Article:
PHOENIX — The Arizona State Legislature passed Senate Bill 1783 on Tuesday, promoting it as a tool to help small businesses be more profitable.
But the bill has another consequence. It will reduce the amount of money collected for schools through Proposition 208.
The bill’s sponsor, Senator J.D. Mesnard (R), said the bill “allows us to create separate structures, separate rates and ensure we help small businesses as much as possible” through a new tax category.
Mesnard said he has been assured that Gov. Doug Ducey will sign the bill into law.
How the bill reduces Prop 208 tax collections
Proposition 208 was passed last year by voters to boost funding for public schools.
It places a 3.5% surcharge on taxable income for single filers making more than a quarter-million dollars and on couples making more than half a million dollars.
But Senate Bill 1783 alters the tax code and allows some Arizonans to file their taxes in a third category intended for small businesses owners. That third category would not be subject to the Proposition 208 surcharge.
“Maybe we shouldn’t be surprised but we are very disappointed that these representatives aren’t listening to their constituents,” said Rebecca Gau of the nonprofit Stand For Children Arizona. Gau criticized the bill as amounting to an attack by Republican lawmakers on Proposition 208.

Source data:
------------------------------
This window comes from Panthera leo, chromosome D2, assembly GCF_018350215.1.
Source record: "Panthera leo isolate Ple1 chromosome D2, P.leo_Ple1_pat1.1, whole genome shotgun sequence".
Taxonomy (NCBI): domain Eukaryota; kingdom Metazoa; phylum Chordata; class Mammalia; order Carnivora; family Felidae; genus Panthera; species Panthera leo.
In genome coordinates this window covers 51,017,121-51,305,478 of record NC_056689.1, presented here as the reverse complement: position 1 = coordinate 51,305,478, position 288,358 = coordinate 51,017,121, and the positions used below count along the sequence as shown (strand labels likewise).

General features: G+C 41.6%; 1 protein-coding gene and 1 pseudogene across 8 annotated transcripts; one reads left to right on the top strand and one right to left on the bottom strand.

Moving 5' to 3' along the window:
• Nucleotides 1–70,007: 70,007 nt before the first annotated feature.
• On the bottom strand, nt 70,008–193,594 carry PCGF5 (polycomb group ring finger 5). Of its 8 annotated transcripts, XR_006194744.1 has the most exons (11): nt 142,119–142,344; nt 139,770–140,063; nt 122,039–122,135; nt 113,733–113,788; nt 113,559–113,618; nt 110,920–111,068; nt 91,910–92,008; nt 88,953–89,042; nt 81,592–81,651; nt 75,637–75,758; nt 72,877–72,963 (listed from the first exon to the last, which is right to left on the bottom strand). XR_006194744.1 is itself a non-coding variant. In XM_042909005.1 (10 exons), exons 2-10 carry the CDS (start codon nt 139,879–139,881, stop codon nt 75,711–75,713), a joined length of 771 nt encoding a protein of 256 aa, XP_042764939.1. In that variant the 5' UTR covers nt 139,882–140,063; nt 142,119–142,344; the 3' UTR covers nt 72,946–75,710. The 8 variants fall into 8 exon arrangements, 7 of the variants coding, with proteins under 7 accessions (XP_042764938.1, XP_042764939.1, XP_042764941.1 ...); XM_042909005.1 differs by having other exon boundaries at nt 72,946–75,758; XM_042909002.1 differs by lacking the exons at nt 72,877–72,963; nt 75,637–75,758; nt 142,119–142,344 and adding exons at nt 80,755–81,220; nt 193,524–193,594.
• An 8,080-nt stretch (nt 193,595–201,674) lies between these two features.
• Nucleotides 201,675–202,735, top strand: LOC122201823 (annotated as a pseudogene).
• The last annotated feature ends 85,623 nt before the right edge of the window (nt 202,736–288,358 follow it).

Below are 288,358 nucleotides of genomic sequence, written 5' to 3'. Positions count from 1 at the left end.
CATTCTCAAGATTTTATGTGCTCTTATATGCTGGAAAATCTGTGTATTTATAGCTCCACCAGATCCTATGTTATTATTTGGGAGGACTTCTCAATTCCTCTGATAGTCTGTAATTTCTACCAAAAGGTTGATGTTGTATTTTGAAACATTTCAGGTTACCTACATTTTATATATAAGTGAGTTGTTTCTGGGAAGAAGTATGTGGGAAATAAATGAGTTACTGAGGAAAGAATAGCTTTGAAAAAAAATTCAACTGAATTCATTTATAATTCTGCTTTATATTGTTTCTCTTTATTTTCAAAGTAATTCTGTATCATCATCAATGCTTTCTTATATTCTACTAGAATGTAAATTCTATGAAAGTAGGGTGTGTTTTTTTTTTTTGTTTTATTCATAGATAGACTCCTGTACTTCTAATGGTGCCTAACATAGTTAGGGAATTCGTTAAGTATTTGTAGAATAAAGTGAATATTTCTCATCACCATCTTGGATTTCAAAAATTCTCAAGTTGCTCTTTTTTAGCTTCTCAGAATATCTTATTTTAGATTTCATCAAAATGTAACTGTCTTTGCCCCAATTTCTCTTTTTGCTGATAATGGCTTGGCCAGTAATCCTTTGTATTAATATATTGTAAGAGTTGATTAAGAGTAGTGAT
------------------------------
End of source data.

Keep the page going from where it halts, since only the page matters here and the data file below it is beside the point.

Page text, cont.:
A reduction in new revenue for schools
The estimated reduction in money collected for schools will drop from around $800 million to $500 million, according to the Joint Legislative Budget Committee.
“The voters expected over $800 million. The voters voted for the package that we gave them. The voters did not expect a third of that to get siphoned off to protect wealthy individuals who already have huge tax advantages,” Gau said.
Mesnard said he’s received feedback from constituents who want more tax breaks for small businesses in this economy.
“The vast majority of Prop 208 funding remains intact, it’s just not coming from small businesses,” Mesnard said.
The new tax category allows a small business owner to avoid paying taxes on trust funds and capital gains taxes. Gau said those are examples of tax breaks that shouldn’t apply to businesses.
Critics of the bill could launch a legal challenge, claiming it undermines the will of voters. Supporters of the bill say the legislature is simply acting within its powers to change tax codes.
Gau criticized Mesnard for supporting the bill because a majority of constituents in his district voted for Prop 208.
“I can’t know what was the motivation for every person who pulled the yes or no trigger on this (Proposition 208),” Mesnard said in response to criticism. “But I based my vote on my interactions with my constituents, the vast majority of them want small businesses protected, especially given the pandemic and the challenges they face.
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